2002-04-28 L'amour qui n'aboie pas son nom (EN)
The Love That Dare Not Bark Its Name (pervert alert)
Men's News Daily ^ | April 28, 2002 | Barbara Sumner Burstyn
The Love That Dare Not Bark Its Name - Is the right to fiddle Fido the new civil rights movement? Are dogs the new humans?
Just ask Philip Buble, the 42 year-old writer of the Zoophilia Manifesto and the poster boy for zoosexuals all around the world.
Buble, a 'one-dog man' and his four-legged companion 'Lady Buble' consider themselves the first out-of-the-closet zoo couple.
Buble who characterizes his predilections as legitimate 'sexual orientation' was court last year, giving evidence against his father, who attacked him out of disgust for his lifestyle.
In a letter he sent to the judge Buble asked for permission for Lady Buble to give evidence and signed it with both a signature and a paw-print.
And then there's the rumors surrounding the killer dog case presently before the courts in San Francisco.
Pictures have allegedly been found featuring defendants Marjorie Knoller and her husband Robert Noel - both facing manslaughter charges after their dog mauled their neighbor to death - of Knoller posing nude with fighting dog drawings and a letter from the couple that discusses sexual activity between Noel, Knoller and the killer dog.
Noel told the San Francisco Chronicle, "there used to be a time when guy-on-guy or woman-on-woman relationships were looked on as unnatural acts. What concern is it to anybody if there is or isn't a personal relationship?"
And certainly historically Buble, Knoller and Noel are in good company. Tales of intimate human-animal contact can be found throughout ancient folklore and mythology.
After all Zeus, in the form of a swan had sexual intercourse with Leda, the queen of Sparta. William Butler Yeats used this story as background for a famous poem.
And Greek and Roman mythology portray females having sexual relationships with a whole range of creatures.
And just ask anyone who grew up in a farming district - certainly my high school years in Invercargil were full of covert discussion about farm boys and their 'friends'.
But what sets this latest group of zoos - as they like to call themselves - apart from their animal loving forebears is not the act itself but their strident adherence to bestiality as a lifestyle choice.
Whichever way you slice it, today's animal husbandry is different.
Instead of secret aberrant behavior, zoos are overtly banding together, supporting each other via the Internet and co-opting the rhetoric of the civil rights movement in their demands for fully fledged recognition of bestiality as legitimate sexual orientation.
Shocked and surprised?
We shouldn't be. It seems to me a natural consequence of allowing society to dissolve into anti-specism, as all of us increasingly consider animals to be honorary humans, indulging them and ascribing to them all level of human virtues and emotions. Recently the SPCA in Vancouver, Canada urged that a dog owner be charged with psychological abuse and His Holiness the Pope said animals are as ensouled as we are.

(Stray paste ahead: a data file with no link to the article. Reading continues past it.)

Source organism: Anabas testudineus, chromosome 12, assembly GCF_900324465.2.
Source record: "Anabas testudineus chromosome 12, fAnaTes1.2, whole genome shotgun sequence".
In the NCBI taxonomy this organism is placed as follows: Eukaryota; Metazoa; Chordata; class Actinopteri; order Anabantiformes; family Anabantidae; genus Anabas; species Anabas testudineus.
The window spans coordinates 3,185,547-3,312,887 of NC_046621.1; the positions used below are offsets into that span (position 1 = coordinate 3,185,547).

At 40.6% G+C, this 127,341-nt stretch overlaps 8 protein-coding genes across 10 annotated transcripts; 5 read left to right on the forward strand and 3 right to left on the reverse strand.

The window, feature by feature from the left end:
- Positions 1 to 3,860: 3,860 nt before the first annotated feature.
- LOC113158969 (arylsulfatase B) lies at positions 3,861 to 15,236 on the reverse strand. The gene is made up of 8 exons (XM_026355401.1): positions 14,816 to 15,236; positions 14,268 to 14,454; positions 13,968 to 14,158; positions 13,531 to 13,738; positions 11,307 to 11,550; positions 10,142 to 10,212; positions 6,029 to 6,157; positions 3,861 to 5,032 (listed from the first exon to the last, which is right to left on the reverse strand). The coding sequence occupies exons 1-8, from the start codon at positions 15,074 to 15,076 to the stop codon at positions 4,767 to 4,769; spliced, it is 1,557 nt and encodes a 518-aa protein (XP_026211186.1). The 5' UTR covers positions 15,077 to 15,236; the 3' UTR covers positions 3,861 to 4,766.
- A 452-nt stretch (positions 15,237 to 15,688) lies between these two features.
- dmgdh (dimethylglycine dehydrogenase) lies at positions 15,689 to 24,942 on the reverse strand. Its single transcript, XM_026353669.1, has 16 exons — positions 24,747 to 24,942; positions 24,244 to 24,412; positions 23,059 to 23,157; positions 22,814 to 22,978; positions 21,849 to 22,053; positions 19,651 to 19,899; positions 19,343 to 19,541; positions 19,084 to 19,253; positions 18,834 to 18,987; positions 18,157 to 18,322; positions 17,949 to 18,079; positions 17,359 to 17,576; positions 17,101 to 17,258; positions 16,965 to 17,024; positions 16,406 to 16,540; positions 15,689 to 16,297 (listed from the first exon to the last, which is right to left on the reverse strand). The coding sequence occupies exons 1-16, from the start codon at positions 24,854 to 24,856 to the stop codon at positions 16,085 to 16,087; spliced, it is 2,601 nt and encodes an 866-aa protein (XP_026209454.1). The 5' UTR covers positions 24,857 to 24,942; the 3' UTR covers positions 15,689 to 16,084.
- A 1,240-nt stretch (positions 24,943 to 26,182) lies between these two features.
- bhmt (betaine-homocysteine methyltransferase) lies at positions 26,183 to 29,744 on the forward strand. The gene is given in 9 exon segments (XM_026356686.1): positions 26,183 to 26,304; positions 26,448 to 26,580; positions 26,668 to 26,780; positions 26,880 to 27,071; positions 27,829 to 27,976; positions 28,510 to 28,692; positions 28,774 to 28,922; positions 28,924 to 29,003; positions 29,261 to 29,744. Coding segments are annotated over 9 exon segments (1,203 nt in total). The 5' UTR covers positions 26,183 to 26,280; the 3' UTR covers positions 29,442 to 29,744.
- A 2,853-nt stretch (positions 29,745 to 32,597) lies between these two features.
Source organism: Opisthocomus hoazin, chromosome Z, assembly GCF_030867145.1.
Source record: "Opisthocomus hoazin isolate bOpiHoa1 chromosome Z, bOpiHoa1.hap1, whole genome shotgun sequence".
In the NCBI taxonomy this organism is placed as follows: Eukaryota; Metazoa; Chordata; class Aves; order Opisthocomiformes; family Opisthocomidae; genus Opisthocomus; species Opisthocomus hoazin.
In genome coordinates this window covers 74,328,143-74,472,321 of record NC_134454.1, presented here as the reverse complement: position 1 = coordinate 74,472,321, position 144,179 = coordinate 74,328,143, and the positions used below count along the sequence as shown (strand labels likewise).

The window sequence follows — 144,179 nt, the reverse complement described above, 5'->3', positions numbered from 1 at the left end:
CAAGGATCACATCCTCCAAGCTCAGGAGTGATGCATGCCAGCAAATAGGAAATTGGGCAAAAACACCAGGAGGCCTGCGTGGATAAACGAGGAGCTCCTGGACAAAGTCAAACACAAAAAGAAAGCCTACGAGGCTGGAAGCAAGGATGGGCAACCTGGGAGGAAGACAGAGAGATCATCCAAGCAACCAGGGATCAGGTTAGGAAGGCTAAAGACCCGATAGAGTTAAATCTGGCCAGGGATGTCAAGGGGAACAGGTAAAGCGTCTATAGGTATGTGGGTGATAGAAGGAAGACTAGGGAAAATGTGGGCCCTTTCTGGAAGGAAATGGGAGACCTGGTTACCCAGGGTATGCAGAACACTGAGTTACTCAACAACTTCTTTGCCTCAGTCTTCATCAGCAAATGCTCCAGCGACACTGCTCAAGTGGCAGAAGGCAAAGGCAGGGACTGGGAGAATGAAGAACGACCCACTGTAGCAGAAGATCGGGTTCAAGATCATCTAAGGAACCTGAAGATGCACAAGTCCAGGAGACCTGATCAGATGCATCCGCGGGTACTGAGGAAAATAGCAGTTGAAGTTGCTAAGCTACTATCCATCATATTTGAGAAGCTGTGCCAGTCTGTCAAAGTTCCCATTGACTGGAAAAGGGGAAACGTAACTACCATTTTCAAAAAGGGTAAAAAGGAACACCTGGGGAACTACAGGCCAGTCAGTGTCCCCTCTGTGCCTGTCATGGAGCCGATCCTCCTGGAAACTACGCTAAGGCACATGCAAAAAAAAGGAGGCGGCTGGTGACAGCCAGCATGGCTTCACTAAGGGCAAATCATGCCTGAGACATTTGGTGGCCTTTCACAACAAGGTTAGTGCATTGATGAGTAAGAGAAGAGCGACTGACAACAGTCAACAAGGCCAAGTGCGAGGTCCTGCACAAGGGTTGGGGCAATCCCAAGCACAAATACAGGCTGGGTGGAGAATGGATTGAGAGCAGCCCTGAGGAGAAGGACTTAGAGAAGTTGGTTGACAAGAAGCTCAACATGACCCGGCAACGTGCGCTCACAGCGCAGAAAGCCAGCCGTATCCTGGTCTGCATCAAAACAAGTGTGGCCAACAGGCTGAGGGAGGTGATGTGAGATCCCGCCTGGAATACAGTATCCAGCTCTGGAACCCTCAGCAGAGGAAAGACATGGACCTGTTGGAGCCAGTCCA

But he didn't stop there.
Many animals, he's quoted as saying, are far superior to human beings in their loyalty and trust and lack of artifice, those virtues we find increasingly lacking in our own species.
If nothing else, it shows that at least on the subject of animals the Catholic Church is at the forefront of contemporary thought - the kind of new thinking expounded by philosophers such as Peter Singer, which refuses to distinguish between animals and humans.
Toronto psychiatrist Dr. Irvin Wolkoff recently described the relationship between a human and their pet as far less complicated and far more satisfying than the relationship between two humans.
While British biochemist Richard Sheldrake, author of the ponderously titled Dogs That Know When their Owners Are Coming (Home) believes that some dogs connect telepathically with humans.
New York animal physic Joanna Seere agrees, she helps animals find balance, wholeness and themselves through meditation and the payment of US$90.
She's so busy it takes weeks to get an appointment.
In fact the line between our pets and our own self-image is now so thin that a Philadelphia newspaper just launched pet obituaries while big US companies like AT&T offer a pet benefit plan along with human health care.
In the UK Morgan Stanley Dean Witter& Co recently ranked pet health insurance above pensions in importance while a US hotel chain has introduced a Privileged Paws frequent-stay programme featuring fluoride enriched water bowls and free in-room meals.
Then of course there are pet products galore - everything from jewelry to organic food to pajamas and perfume.
So here's the test. Just how liberal are you? If Buble and his peers have their way we'll see the space vacated by the now predominately mainstreamed gay rights movement occupied by zoo couples.
And the love that dare not bark it's name will be coming to a channel near you as they plan pro-zoo documentaries and designer fashion shows for zoo couples, not to mention hiring lawyers and creating legal organizations.
And while it seems obvious that once you imbue dogs with human traits and insist - through animal rights legislation - that they be treated like humans - and as we increasingly bend over backwards to accommodate and respect diversity, then the next steps are logical.
So if next time you hear a report about fiddling fido and suddenly discover you're not such a liberal after-all - be careful how you express your disgust. You could be accused of specism and since there's really no reason why zooishness shouldn't be covered by anti-discrimination laws you could end up in jail as Lady Buble's outraged father-in-law has.
It's enough to make you barking mad.
Barbara Sumner Burstyn is a freelance writer who commutes between Montreal and Auckland.